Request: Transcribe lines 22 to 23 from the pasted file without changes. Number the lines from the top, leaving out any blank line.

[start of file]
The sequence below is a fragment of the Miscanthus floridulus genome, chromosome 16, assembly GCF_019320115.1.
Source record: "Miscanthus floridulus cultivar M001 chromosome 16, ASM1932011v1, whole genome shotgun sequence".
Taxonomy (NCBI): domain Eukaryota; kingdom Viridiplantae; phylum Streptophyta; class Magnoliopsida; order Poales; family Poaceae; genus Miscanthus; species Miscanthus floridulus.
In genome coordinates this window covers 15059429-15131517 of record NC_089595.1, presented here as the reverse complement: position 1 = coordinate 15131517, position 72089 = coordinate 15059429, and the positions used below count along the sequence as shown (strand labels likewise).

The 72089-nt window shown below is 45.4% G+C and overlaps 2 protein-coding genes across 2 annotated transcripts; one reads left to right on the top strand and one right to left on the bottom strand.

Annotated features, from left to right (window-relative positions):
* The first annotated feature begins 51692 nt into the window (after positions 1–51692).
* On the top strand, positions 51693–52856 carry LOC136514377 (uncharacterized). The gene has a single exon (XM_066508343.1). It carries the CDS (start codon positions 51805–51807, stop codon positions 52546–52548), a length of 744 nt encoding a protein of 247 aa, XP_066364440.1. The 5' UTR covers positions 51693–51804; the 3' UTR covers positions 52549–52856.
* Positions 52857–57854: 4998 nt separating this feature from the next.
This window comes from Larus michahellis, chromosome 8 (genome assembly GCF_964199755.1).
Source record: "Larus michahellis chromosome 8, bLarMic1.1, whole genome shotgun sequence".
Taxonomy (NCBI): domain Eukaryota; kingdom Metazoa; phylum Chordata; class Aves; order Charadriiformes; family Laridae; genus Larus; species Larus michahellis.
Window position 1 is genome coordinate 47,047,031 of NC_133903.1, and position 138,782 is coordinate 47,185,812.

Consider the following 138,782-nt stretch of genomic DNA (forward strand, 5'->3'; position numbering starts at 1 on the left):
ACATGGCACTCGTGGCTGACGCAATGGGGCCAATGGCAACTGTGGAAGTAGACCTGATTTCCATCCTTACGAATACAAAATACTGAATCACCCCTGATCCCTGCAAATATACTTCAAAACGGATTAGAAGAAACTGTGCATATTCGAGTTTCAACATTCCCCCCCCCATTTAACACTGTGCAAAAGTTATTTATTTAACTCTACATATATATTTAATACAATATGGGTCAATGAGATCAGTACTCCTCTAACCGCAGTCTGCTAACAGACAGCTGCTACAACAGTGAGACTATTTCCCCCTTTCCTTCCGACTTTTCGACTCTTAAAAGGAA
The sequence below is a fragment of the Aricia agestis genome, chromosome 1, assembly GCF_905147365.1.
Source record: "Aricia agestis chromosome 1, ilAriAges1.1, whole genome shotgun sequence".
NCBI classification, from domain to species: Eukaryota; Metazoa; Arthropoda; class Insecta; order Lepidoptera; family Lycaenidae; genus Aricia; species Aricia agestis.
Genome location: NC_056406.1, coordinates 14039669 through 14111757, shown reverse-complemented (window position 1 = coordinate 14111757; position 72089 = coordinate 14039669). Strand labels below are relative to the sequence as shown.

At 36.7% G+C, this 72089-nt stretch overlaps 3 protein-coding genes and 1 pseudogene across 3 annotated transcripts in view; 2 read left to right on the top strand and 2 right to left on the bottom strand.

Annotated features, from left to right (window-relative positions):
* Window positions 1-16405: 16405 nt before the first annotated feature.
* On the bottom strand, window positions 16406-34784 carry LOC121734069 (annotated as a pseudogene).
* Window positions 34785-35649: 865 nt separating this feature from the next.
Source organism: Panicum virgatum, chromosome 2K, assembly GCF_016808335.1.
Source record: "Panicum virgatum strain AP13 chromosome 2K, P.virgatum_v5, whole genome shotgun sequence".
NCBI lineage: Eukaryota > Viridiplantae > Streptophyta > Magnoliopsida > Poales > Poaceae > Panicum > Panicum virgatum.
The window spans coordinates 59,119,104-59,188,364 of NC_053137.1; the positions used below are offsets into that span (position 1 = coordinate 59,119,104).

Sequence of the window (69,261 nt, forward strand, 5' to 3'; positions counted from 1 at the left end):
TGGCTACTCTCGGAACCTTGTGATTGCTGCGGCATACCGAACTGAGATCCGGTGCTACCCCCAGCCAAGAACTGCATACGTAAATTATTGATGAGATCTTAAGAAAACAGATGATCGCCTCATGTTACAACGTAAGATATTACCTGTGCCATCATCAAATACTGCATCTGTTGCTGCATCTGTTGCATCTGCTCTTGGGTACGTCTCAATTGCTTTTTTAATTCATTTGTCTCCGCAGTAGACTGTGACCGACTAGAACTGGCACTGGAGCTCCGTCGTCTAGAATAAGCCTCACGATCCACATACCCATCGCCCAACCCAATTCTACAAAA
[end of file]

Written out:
* Window positions 1-16405: 16405 nt before the first annotated feature.
* On the bottom strand, window positions 16406-34784 carry LOC121734069 (annotated as a pseudogene).